As a lover of fantasy and science fiction, but by no means a know-it-all fanboy, I know what it’s like to come to a fictional universe late. It can seem like everyone else has already read the canon, seen the movies, and memorized the genealogies, origin stories, magical arcana, number of ancient blood feuds, etc. For example, I grew up steeped in Star Trek but never watched Dr. Who. Now that British sci-fi show is seemingly everywhere, and I find myself intrigued. But who has the time to catch up on several decades of missed episodes? Some people may have felt similarly in the last few years about The Lord of the Rings, what with the number of J.R.R. Tolkien adaptations besieging theaters. If you haven’t read any of those books, Middle Earth—for all its air of medieval legend and Norse myth—can be a very confusing place.
Thanks to Peter Jackson’s films, for better or worse, Tolkien’s books have even more cultural currency than they did in the 70s, when Led Zeppelin mined them for lyrical inspiration, and “Frodo lives” graffiti appeared on overpasses everywhere.
This brings us to the videos we feature here. Presented in a rapid fire style like that of motormouth YA novelist and video educator John Green, “The Lord of the Rings Mythology Explained” is exactly that–two very quick tours, with illustrations, through the complex mythological world of Middle Earth, the setting of The Lord of the Rings trilogy, The Hobbit, and other books you’ve maybe never heard of. These videos were made before the final installment of Jackson’s interminable Hobbit trilogy, but they cover most major developments before and after the events in short book on which he based those films.
I’ll say this for the effort—Tolkien’s world is one I thought I knew, but I didn’t know it nearly as well as I thought. Like most people, frankly, I haven’t read the sourcebook of so much of that world’s genesis, The Silmarillion, which gets a survey in the first video at the top of the post. I’m much more familiar, and you may be as well—through books or films—with the mythologies of The Lord of the Rings trilogy proper, covered in the video above. If these two thorough explainers don’t satisfy your curiosity, you can likely have further questions answered at one of the videos’ sources, Ask Middle Earth, a site that solicits “any question about Middle Earth.” Another source, the work of comparative mythologist Verlyn Flieger, who specializes in Tolkien, also promises to be highly illuminating.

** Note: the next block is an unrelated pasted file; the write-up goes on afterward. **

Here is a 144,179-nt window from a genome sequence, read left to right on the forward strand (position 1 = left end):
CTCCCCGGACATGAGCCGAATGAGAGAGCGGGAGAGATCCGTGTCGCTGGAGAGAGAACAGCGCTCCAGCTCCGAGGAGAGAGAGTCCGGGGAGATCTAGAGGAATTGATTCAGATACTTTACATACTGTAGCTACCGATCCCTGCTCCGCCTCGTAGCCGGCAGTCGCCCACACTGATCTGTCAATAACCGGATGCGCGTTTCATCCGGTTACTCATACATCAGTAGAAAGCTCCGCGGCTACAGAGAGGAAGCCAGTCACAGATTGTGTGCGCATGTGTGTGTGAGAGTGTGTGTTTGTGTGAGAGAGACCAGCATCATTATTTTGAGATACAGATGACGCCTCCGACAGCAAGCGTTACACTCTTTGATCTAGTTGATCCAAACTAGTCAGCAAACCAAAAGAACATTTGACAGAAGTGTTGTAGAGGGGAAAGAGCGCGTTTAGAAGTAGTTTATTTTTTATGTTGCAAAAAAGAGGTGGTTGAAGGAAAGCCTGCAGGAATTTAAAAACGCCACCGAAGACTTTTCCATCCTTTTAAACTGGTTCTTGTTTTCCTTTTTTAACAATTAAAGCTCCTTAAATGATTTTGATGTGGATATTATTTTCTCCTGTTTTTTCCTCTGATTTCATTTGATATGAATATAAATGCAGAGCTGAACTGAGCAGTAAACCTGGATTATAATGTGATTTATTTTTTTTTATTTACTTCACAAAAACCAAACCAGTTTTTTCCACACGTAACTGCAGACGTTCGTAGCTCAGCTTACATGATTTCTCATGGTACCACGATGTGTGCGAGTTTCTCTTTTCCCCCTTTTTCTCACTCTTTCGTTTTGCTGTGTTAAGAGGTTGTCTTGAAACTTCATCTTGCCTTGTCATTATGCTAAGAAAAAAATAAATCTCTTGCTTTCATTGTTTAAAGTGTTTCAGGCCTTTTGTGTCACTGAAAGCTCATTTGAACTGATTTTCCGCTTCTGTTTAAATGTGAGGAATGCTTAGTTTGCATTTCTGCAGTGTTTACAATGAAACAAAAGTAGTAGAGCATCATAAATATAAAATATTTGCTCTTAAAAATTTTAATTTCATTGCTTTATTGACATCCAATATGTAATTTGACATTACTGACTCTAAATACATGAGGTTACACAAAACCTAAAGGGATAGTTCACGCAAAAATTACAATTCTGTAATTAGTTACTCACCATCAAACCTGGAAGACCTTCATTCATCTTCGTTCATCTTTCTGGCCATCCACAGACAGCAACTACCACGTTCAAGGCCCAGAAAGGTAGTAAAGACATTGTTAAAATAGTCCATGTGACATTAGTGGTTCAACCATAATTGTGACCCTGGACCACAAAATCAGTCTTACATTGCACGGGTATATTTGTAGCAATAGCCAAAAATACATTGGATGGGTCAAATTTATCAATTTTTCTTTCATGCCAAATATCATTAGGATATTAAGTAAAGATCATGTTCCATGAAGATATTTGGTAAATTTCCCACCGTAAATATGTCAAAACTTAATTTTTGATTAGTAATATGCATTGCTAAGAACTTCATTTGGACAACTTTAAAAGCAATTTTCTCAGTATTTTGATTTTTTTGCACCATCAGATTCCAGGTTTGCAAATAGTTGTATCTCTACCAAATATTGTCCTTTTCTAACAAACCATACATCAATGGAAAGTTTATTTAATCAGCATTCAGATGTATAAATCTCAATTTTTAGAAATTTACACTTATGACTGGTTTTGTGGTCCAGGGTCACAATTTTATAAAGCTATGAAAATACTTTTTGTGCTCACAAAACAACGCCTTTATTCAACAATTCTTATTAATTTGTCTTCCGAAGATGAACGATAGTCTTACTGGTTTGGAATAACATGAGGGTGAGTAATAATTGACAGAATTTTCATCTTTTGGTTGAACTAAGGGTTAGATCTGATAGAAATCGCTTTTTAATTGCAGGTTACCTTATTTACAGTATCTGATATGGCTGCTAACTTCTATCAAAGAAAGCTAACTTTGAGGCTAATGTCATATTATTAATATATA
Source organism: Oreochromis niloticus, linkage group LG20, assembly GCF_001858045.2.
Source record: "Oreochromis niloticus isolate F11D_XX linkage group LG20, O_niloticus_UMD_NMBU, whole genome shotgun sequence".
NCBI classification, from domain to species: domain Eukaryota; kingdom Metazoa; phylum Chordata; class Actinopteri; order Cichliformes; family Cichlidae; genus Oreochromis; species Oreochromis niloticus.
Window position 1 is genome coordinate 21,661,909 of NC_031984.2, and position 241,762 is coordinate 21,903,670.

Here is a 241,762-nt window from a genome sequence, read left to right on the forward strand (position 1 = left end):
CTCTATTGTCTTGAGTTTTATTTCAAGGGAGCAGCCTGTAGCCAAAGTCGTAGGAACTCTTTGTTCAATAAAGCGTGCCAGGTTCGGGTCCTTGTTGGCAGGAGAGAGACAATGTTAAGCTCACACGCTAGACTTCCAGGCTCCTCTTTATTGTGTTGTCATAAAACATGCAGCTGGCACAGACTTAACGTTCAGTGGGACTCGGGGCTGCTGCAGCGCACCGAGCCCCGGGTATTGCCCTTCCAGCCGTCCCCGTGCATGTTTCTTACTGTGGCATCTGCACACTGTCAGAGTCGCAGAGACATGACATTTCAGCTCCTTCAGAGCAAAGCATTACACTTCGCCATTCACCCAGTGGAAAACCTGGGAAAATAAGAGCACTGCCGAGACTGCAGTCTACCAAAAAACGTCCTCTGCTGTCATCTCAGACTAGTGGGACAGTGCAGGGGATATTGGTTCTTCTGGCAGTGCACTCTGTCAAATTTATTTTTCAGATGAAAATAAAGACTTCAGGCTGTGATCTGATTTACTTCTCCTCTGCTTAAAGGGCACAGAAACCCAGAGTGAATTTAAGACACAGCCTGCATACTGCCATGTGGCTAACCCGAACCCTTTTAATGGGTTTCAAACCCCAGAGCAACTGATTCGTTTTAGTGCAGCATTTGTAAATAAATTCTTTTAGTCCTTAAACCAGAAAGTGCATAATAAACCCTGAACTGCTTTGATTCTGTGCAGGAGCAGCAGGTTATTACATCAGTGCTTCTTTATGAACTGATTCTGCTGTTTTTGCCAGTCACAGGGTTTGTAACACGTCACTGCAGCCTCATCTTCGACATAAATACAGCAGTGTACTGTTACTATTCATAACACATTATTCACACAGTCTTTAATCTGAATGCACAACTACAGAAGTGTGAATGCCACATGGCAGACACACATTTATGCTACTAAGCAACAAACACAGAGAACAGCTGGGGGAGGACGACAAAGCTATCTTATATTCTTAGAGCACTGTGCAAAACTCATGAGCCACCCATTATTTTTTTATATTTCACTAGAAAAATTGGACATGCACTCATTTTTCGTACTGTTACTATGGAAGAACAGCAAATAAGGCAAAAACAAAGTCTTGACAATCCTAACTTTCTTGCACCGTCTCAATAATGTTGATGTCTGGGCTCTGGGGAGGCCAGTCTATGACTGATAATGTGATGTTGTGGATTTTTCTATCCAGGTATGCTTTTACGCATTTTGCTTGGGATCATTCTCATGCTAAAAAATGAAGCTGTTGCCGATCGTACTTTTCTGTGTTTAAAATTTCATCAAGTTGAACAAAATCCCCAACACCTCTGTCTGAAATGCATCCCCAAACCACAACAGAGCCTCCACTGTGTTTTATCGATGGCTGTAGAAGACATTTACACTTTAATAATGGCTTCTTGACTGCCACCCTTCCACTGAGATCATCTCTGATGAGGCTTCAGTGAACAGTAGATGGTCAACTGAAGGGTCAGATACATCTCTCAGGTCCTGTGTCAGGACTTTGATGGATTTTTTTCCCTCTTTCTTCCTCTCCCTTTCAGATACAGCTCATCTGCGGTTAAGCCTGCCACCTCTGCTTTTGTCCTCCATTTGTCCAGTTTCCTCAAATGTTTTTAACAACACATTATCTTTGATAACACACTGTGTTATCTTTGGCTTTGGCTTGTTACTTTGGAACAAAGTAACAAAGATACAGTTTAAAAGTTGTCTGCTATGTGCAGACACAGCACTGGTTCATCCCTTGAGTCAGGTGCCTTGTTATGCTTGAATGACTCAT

Map of Middle-Earth Annotated by Tolkien Found in a Copy of Lord of the Rings
“The Tolkien Professor” Presents Three Free Courses on The Lord of the Rings
110 Drawings and Paintings by J.R.R. Tolkien: Of Middle-Earth and Beyond
J.R.R. Tolkien Snubs a German Publisher Asking for Proof of His “Aryan Descent” (1938)
Josh Jones is a writer and musician based in Durham, NC. Follow him at @jdmagness
One Ring to Call Them All: the telephone
I very much appreciate this condensation of so much of Tolkien’s rich material into such comprehensive and concise videos! As a Tolkien scholar I do have two minor suggestions, one of which is very easily fixable the other more an interesting topic of discussion. The easily fixed error is the spelling of Saruman’s name which in the video was spelled “Sauruman” (clearly echoing Sauron, but Tolkien as an exacting philologist would have pointed out the different linguistic roots of the names to show that the exact spelling is quite important. The “saur” of “Sauron” means “abhorrent” or “abominable” in the Elvish language Quenya, while Saruman translates as “man of skill.” I’m sure Gandalf would have suspected Saruman from the beginning if his chosen name meant “abhorrent”!
The other issue is around the creation of creatures. In Tolkien’s cosmology only Eru, also called Ilúvatar can bestow sentient life and free will upon other beings through what is called the Secret Fire or the Imperishable Flame that resides only in Eru. So while Aulë made the physical bodies of the Dwarves and Yavanna the forms of the Ents, only Eru can give them free life. This is why Melkor (later named Morgoth) did not make Orcs or Trolls but corrupted the sentient beings of Elves and Ents. Balrogs and dragons are both spiritually Maiar corrupted by Morgoth but not made by him, as the video mentioned in reference to Balrogs. I just wanted to bring this up because it was important for Tolkien to differentiate the divine act of creation from what he called sub-creation—or the creativity we are each bestowed with under God that is an inherent human desire. He saw his own work in this context, saying: “Fantasy remains a human right: we make in our measure and in our derivative mode, because we are made: and not only made, but made in the image and likeness of a Maker.”